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From Thunderbird to Liferea as a feed reader

2019-09-20 18:04 -0300. Tags: comp, unix, mundane, in-english

I've recently switched from Thunderbird to Liferea as my RSS feed reader. Thunderbird was randomly failing to update feeds at times*, and I thought it might be a good idea to use separate programs for e-mail and RSS for a change, so I went for Liferea. (I considered Elfeed too, but Elfeed does not support folders, only tags. In principle, tags can do everything folders can and more; the problem is that Elfeed cannot show a pane with all tags and the number of unread articles with each tag, the way Thunderbird or Liferea (or your average mail client) can do with folders.)

Liferea is pretty good, although I miss some shortcuts from Thunderbird, and sometimes shortcuts don't work (because focus is on some random widget). Here are some tips and tricks.

Importing feeds from Thunderbird to Liferea

Thunderbird can export the feed list in OPML format (right click on the feed folder, click Subscribe…, then Export). You can then import that on Liferea (Subscriptions > Import Feed List). No surprises here.

The tray icon

Liferea comes with a number of plugins (Tools > Plugins). By default, it comes with the Tray Icon (GNOME Classic) plugin enabled, which, unsurprisingly, creates a tray icon for Liferea. The problem with this for me is that whenever the window is 'minimized', Liferea hides the window entirely; you can only bring it back by clicking on the tray icon. I believe the idea is so that the window does not appear in the taskbar and the tray, but this interacts badly with EXWM, where switching workspaces or replacing Liferea with another buffer in the same Emacs 'window' counts as minimizing it, and after that it disappears from the EXWM buffer list. The solution I used is to disable the tray icon plugin.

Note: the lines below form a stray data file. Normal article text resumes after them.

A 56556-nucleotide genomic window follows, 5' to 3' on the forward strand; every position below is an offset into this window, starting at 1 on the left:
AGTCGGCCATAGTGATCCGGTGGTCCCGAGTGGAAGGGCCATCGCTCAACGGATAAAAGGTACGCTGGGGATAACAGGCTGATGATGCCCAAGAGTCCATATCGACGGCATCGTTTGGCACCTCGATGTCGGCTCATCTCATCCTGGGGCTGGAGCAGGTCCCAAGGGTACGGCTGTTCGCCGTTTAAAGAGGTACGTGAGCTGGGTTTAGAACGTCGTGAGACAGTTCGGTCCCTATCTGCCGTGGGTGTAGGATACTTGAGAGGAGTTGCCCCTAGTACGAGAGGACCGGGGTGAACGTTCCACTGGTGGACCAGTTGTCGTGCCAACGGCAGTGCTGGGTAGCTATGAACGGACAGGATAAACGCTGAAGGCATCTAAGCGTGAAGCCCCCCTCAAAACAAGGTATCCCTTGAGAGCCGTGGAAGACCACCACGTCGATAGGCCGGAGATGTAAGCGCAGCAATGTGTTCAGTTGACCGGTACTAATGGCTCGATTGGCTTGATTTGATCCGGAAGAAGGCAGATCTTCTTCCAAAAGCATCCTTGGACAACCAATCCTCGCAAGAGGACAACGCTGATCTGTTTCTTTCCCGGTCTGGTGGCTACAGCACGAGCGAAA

Playing media

Liferea has a Media Player plugin to play media attachments/enclosures (such as in podcast feeds). To use it on Debian, you must have the gir1.2-gstreamer-1.0 package installed (it is a 'Recommends' dependency, not a mandatory one).

Alternatively, you can set Liferea to run an arbitrary command to open a media enclosure; the command will receive the enclosure URL as an argument. You can use VLC for that. The good thing about it is that VLC will start playing the stream immediately; you don't have to wait for it to download completely before playing it. The bad thing is that once it finishes playing the stream, the stream is gone; if you play it again, it will start downloading again. Maybe there is a way to configure this in VLC, but the solution I ended up using was to write a small script to start the download, wait a bit, and start VLC on the partially downloaded file. This way, the file will be fully downloaded and can be replayed (and moved elsewhere if you want to preserve it), but you don't have to wait for the download to finish.

# download-and-play-media.sh

# Save file in a temporary place.
file="/tmp/$(date "+%Y%m%d-%H%M%S").media"
# Start download in a terminal so we can see the progress.
x-terminal-emulator -e wget "$1" -O "$file" &
# Wait for the file to be non-empty (i.e, for the download to start).
until [[ -s "$file" ]]; do
    sleep 1
# Wait a bit for the file to fill.
sleep 2
# Play it.
vlc "$file"

Miscellaneous tips


So far I had two UI-related problems with Liferea:


Overall, I'm pretty satisfied with Liferea. There are a few problems, but so far I like it better than Thunderbird for feed reading.

Update (2020-03-23): After a few months using Liferea, I have to say that Thunderbird is better to use from the keyboard. Liferea is way too sensitive to which invisible thing has focus at a given moment. Were it not for Thunderbird not handling well hundreds of feeds, I think I would switch back.

Update (2020-07-10): I ended up switching to Elfeed.


* I suspect the problem was that Thunderbird was trying to DNS-resolve the domains for a huge number (perhaps all) of feeds at the same time, and some of the requests were being dropped by the network. I did not do a very deep investigation, though.

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